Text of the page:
#4. Inspect The Transmission Pan.

Take the transmission pan and inspect carefully. Many pans will have a provision with a magnet stuck to it on the inside, to gather small metal particles in the fluid. Don’t be alarmed by metallic “gunk” on the magnet.

This is very normal from general wear, but large metallic chunks are not normal. Clean the pan with degreaser or in a parts washer, and wipe dry.

#5. Replace The Pan Gasket.

Replace the transmission pan gasket and filter being sure to carefully follow the filter replacement and proper gasket placement. Many use RTV sealant instead of a gasket, and you need to ensure that both sealing surfaces are spotless for it to seal properly.

#6. Re-install the Pan And Secure The Bolts.

After installing the pan, tighten the pan bolts to the recommended torque.

#7. Add Fluid.

Fill your transmission through the dipstick hole with a funnel and leave about a ½ quart of fluid in your last bottle. Some transmissions will have a separate fill hole, but this is rare.

Some vehicles, like Land Rovers, do not have a dipstick or fill hole up top, and a fluid extractor must be used to fill. Again, the owner’s manual and online will give you the best advice here.

#8. Start The Vehicle And Shift.

You’ll now start the vehicle, and take the vehicle into drive, then up to reverse, and back to park, waiting about two seconds in each spot. Repeat this process a few times.

#9. Check The Fluid Level.

Now, remove the dipstick and check the fluid level. Add the additional ½ quart of fluid if needed. Once your fluid is at the desired level, repeat step 8 one additional time, to make sure that fluid has circulated through all the circuits properly, and re-check.

#10. Check Your Work.

Lastly, with the vehicle running, check underneath for any drips or leaks. Test drive the vehicle.

When Do I Need to Change my Transmission Fluid?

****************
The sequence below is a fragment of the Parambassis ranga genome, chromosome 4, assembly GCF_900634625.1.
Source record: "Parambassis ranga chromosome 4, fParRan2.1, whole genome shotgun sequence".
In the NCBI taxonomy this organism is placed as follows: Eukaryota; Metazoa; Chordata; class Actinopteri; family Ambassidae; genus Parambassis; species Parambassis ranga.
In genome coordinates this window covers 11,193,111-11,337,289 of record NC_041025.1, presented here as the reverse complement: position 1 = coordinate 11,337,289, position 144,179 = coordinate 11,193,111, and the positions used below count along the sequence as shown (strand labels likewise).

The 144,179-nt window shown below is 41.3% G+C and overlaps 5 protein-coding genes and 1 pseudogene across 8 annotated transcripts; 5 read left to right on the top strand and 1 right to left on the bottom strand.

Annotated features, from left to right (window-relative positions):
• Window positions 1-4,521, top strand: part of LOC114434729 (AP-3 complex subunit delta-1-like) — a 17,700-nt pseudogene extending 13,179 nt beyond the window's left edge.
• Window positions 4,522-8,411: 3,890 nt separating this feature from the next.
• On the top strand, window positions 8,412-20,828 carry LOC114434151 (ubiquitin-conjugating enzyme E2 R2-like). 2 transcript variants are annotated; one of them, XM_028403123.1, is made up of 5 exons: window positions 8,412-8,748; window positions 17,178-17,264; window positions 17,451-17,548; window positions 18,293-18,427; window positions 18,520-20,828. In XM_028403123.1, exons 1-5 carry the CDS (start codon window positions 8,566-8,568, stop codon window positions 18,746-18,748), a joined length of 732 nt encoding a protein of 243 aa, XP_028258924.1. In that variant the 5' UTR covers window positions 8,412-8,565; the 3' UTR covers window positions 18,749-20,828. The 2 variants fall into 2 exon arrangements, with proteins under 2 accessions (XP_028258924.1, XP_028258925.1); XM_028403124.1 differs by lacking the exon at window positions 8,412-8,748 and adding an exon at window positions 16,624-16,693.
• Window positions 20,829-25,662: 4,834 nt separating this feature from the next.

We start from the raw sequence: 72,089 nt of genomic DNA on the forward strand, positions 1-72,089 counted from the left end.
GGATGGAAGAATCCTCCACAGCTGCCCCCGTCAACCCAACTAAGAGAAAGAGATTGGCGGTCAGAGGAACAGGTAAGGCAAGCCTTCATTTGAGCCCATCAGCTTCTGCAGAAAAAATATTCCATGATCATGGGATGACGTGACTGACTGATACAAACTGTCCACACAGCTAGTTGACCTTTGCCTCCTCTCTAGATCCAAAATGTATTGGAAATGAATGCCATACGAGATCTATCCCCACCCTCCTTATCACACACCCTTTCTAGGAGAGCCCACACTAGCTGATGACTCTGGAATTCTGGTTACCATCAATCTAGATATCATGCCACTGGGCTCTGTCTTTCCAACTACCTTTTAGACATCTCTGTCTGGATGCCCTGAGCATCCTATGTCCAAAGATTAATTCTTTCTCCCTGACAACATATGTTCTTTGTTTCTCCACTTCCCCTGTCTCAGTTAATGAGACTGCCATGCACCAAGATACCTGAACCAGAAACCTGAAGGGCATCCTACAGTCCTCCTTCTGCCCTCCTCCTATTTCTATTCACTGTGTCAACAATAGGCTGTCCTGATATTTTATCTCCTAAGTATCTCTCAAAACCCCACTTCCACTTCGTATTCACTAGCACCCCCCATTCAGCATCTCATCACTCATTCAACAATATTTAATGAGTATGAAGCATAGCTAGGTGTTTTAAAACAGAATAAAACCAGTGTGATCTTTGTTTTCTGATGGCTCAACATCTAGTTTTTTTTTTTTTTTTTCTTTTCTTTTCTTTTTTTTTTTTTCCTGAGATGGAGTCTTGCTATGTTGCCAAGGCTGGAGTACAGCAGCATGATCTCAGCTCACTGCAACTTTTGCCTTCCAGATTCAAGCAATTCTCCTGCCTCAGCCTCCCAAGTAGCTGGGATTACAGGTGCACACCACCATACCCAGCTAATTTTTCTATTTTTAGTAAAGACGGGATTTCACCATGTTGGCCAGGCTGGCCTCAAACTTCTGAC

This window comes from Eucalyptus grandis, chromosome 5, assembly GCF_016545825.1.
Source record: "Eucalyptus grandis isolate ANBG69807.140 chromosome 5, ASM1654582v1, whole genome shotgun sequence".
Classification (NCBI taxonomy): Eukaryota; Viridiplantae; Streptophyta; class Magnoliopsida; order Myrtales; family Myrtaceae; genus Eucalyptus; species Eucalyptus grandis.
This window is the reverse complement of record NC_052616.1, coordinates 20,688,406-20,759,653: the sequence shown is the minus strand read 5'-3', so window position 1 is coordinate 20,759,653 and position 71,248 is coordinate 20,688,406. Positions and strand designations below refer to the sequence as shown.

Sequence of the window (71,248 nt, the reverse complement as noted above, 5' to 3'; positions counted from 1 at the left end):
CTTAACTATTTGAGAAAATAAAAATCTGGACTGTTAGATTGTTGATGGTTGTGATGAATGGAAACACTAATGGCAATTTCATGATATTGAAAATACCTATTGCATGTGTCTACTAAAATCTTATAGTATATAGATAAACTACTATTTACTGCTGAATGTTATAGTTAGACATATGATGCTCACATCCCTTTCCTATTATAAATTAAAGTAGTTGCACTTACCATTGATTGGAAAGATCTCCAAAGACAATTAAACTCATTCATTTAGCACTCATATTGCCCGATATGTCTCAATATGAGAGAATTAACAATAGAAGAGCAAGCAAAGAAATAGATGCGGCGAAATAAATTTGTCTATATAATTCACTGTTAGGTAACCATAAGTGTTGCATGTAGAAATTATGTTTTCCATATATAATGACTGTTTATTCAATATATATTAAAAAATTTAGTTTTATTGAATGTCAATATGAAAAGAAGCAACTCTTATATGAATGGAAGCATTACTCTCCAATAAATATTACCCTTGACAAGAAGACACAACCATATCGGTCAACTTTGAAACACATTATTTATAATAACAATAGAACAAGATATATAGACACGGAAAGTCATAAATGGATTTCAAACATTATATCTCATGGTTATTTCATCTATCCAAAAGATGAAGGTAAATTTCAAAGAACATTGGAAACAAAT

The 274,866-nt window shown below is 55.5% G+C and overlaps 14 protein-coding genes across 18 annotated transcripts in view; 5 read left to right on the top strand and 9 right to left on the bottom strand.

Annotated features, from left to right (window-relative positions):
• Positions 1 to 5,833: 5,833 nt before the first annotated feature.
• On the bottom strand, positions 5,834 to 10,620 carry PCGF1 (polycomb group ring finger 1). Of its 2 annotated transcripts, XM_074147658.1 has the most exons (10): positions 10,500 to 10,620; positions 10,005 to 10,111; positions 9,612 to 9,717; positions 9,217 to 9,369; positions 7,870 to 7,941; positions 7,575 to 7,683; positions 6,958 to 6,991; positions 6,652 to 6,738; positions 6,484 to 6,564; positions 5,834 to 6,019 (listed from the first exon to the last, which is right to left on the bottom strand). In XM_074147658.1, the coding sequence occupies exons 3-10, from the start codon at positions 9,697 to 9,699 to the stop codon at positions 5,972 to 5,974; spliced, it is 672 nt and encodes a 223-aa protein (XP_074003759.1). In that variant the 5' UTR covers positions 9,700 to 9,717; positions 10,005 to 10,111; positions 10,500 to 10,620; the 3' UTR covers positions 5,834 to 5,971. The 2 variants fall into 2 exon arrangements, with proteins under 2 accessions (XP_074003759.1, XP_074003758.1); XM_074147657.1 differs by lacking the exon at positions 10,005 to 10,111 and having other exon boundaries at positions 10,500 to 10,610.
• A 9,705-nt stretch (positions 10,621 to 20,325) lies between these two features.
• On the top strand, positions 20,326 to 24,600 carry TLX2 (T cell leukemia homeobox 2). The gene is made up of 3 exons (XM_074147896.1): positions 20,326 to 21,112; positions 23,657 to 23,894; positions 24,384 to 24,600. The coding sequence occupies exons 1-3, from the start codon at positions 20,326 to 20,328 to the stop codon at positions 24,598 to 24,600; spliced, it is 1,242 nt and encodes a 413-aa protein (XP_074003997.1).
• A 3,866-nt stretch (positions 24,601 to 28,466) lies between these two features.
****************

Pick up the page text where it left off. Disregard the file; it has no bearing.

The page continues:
It’s important to change your transmission fluid, but the type of transmission you have affects your ideal changing interval. If you drive manual, most manufacturers will recommend changing your transmission fluid every 30,000 to 60,000 miles. If you have automatic, you can typically boost that range up to 60,000 to 100,000 miles.

There’s no harm in changing your fluid early. Drivers will manual transmissions who put heavy-duty use into their vehicles may want to change their fluid every 15,000 miles. Likewise, changing your automatic transmission fluid every 30,000 miles may be necessary under some circumstances.

However, since the transmission is so important for your vehicle, you should also be aware of some common warning signs, including:

  • Delayed engagement
  • Slipping
  • Burning smell
  • Strange noises
  • Leaking fluid
  • Check engine light illuminated

If you run into any of these issues, bring your vehicle in for a transmission service as soon as possible.

Transmission Fluid Change Cost

The cost of a transmission fluid change, typically ranging from $100.00 to $300.00, is tied to the specific fluid required by the vehicle. Quality, brand, and quantity contribute more to the cost than labor.

Replacing your transmission fluid can be relatively inexpensive, depending on your vehicle type and whether you do it yourself or have it done by a professional.

For manual transmissions, you can get away with spending as low as $150, as no filter needs replacement. However, for automatic transmissions, the average cost can range from $80 to $250, and the average cost is around $100.

If you have the fluid flushed and the filter replaced, the cost can increase to between $230 and $475. It is best to get the filter replaced, and the pan cleaned every time the fluid is changed, as this will help your transmission last longer and avoid costly damage to your vehicle.